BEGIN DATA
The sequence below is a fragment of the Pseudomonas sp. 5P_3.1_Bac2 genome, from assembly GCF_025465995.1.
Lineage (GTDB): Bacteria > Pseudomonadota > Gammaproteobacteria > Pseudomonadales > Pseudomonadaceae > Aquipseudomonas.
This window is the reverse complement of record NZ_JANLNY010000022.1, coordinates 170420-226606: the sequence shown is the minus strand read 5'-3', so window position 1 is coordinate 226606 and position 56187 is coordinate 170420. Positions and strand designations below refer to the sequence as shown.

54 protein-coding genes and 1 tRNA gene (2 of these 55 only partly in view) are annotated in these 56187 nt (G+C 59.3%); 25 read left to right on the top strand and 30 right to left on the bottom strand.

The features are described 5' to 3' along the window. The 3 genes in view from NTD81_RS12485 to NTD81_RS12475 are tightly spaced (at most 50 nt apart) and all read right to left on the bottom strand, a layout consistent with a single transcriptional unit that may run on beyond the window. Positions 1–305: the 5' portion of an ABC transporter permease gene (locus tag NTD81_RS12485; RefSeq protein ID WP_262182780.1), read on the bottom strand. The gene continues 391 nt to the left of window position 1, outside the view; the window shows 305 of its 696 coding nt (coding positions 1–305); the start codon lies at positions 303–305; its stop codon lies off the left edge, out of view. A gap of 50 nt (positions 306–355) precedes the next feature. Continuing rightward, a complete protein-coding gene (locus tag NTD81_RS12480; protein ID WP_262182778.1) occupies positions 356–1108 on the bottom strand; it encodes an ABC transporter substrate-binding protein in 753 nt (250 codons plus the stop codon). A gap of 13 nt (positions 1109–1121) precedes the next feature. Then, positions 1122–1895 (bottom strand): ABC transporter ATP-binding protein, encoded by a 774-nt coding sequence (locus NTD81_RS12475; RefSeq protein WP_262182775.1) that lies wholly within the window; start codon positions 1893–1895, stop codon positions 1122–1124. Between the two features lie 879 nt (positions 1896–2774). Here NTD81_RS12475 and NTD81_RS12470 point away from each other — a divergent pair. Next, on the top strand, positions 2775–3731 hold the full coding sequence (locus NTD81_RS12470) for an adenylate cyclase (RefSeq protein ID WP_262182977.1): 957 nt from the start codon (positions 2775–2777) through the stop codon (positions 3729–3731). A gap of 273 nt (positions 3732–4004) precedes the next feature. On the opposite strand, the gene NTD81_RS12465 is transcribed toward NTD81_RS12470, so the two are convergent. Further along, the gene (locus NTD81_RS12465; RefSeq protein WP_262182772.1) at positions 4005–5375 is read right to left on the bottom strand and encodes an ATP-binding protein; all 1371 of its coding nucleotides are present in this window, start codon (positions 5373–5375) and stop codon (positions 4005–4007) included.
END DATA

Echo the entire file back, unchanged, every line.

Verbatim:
The sequence below is a fragment of the Pseudomonas sp. 5P_3.1_Bac2 genome, from assembly GCF_025465995.1.
Lineage (GTDB): Bacteria > Pseudomonadota > Gammaproteobacteria > Pseudomonadales > Pseudomonadaceae > Aquipseudomonas.
This window is the reverse complement of record NZ_JANLNY010000022.1, coordinates 170420-226606: the sequence shown is the minus strand read 5'-3', so window position 1 is coordinate 226606 and position 56187 is coordinate 170420. Positions and strand designations below refer to the sequence as shown.

54 protein-coding genes and 1 tRNA gene (2 of these 55 only partly in view) are annotated in these 56187 nt (G+C 59.3%); 25 read left to right on the top strand and 30 right to left on the bottom strand.

The features are described 5' to 3' along the window. The 3 genes in view from NTD81_RS12485 to NTD81_RS12475 are tightly spaced (at most 50 nt apart) and all read right to left on the bottom strand, a layout consistent with a single transcriptional unit that may run on beyond the window. Positions 1–305: the 5' portion of an ABC transporter permease gene (locus tag NTD81_RS12485; RefSeq protein ID WP_262182780.1), read on the bottom strand. The gene continues 391 nt to the left of window position 1, outside the view; the window shows 305 of its 696 coding nt (coding positions 1–305); the start codon lies at positions 303–305; its stop codon lies off the left edge, out of view. A gap of 50 nt (positions 306–355) precedes the next feature. Continuing rightward, a complete protein-coding gene (locus tag NTD81_RS12480; protein ID WP_262182778.1) occupies positions 356–1108 on the bottom strand; it encodes an ABC transporter substrate-binding protein in 753 nt (250 codons plus the stop codon). A gap of 13 nt (positions 1109–1121) precedes the next feature. Then, positions 1122–1895 (bottom strand): ABC transporter ATP-binding protein, encoded by a 774-nt coding sequence (locus NTD81_RS12475; RefSeq protein WP_262182775.1) that lies wholly within the window; start codon positions 1893–1895, stop codon positions 1122–1124. Between the two features lie 879 nt (positions 1896–2774). Here NTD81_RS12475 and NTD81_RS12470 point away from each other — a divergent pair. Next, on the top strand, positions 2775–3731 hold the full coding sequence (locus NTD81_RS12470) for an adenylate cyclase (RefSeq protein ID WP_262182977.1): 957 nt from the start codon (positions 2775–2777) through the stop codon (positions 3729–3731). A gap of 273 nt (positions 3732–4004) precedes the next feature. On the opposite strand, the gene NTD81_RS12465 is transcribed toward NTD81_RS12470, so the two are convergent. Further along, the gene (locus NTD81_RS12465; RefSeq protein WP_262182772.1) at positions 4005–5375 is read right to left on the bottom strand and encodes an ATP-binding protein; all 1371 of its coding nucleotides are present in this window, start codon (positions 5373–5375) and stop codon (positions 4005–4007) included.